Blackman Rugby turns struggles to success

Jayen Patel, Reporter

The Blackman Blaze Rugby team is coming off a successful fall season and is looking forward to an amazing spring season. 

The fall season, known as sevens season, was a historic run for the Blaze.  

Led by coach Lawernce Joyce and captain Daniel Bergeron, Blackman made it all the way to the Olympic State Championship Tournament where they represented Rutherford County. Unfortunately, the season ended there for them, but the team and fans were both proud of how far the team had come. After that, the team had one focus: how to get even better for spring season, also known as fifteens season. 

Sevens season is where there are seven men on each side with seven minutes each way, while fifteens season is fifteen men on each side with eighty minutes. Most refer to fifteens as normal rugby because it is much more physical and developed. Sevens is a much faster game, but it is also more exciting.  

Fifteens season has just begun, and both the Blaze and the Lazy Blaze are already hard at work. Both teams have already overcome many struggles at the start of this season. 

The Lazy Blaze had trouble getting enough players on the team. Lots of the girls that played in previous years were unable to play this year because of other responsibilities, so they work to do to be a team. 

“Whenever we first started practicing, there were only three girls out there. I was upset because I was really hoping that there was going to be a girls’ team this year. Now, we have got the roster up to eighteen girls, which makes a team, and I was really happy about it because I finally get to help them grow and understand the sport,says Ava Bowers, junior team manager and former rugby player. 

A struggle for both teams was that they are considered a club sport instead of a school sport. Because they are not a school sport, the team is forced to completely fundraise all the money for the sport completely on their own. 

We don’t have a field that we practice on either; we practice on the side of the west parking lot. A normal rugby field is the same size as a football field, but the practice space we have is only a fourth of that,” said Bowers.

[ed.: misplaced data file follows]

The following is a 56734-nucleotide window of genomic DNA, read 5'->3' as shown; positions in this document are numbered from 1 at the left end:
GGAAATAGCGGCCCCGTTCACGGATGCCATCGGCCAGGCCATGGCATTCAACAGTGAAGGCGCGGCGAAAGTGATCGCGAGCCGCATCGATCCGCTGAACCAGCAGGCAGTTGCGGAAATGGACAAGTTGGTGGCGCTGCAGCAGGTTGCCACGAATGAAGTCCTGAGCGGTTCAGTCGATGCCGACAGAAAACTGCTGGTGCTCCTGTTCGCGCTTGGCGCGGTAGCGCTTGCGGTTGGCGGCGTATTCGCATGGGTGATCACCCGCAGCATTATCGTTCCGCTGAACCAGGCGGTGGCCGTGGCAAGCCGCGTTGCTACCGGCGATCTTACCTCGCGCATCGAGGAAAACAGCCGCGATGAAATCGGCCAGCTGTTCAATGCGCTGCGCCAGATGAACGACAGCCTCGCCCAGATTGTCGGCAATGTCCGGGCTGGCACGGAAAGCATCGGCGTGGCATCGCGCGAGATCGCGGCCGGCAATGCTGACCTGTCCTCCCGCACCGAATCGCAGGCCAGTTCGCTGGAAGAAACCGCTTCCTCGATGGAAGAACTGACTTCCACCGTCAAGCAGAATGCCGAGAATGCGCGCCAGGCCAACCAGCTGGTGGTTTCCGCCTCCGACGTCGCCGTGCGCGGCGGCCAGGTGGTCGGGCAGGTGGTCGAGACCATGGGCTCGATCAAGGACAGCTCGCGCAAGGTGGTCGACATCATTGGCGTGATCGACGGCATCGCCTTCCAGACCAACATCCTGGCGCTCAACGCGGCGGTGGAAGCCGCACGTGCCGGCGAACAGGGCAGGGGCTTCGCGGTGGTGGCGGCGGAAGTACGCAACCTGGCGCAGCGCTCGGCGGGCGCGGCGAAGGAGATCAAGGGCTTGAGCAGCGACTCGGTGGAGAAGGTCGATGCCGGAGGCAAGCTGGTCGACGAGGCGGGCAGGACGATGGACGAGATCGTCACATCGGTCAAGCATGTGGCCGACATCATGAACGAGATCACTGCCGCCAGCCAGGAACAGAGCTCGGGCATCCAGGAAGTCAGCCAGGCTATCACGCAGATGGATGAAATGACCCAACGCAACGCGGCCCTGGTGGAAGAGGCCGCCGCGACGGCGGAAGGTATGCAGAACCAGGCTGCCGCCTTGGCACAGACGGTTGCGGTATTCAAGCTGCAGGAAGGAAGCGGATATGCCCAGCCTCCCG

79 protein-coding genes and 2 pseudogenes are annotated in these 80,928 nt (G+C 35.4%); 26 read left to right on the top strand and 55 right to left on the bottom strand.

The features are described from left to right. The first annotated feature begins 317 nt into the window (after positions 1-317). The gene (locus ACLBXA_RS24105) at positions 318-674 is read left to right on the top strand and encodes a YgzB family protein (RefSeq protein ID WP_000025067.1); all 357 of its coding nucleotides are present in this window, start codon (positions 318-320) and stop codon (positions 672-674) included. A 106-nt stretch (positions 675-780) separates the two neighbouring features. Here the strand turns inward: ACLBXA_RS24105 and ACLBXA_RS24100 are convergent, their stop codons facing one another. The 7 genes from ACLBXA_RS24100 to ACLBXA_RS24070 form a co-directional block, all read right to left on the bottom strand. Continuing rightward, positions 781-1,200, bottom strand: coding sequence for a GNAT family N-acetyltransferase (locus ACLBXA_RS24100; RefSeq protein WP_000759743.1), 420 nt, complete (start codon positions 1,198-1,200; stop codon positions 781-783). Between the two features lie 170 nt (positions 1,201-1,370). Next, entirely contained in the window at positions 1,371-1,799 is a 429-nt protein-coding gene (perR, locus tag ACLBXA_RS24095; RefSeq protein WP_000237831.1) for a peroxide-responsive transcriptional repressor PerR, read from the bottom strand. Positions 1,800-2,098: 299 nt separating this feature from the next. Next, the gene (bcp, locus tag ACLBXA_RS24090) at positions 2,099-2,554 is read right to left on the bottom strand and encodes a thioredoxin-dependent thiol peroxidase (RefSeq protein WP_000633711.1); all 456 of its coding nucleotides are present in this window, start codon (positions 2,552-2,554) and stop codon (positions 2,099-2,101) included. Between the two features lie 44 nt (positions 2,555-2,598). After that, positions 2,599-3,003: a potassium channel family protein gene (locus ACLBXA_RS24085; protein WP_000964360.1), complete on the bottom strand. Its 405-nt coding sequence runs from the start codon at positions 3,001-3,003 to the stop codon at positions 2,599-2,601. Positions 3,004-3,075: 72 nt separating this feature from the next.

The teams rose above and began to raise money, and this brought the teams closer together 

“I believe that our cohesiveness and our ability to play off one another comes from the teams’ genuine feeling of family and friendship. We have a great coach that loves us and wants the best for us, and all of us are out there to come together to compete and win. We are all brothers and would do anything for each other. When these bonds are created, I believe that it makes it easier for us to listen and understand each other,” says Hunter Hartquist, junior. 

Some players joined because of their lifelong interest in rugby while others, like Hartquist, were recruited by upperclassmen and tried it and fell in love. Rugby has taught the players of both teams’ life lessons that they will never forget and brought them a new family they could’ve never dreamt of. 

“The thing that I will take away from rugby is how important communication is for anyone to function,” said Hartquist.  

All in all, the Blaze is hard at work for the spring season after a successful fall. This is the final season for the current seniors, so they plan to play their hearts out while grooming the underclassmen to take their spots.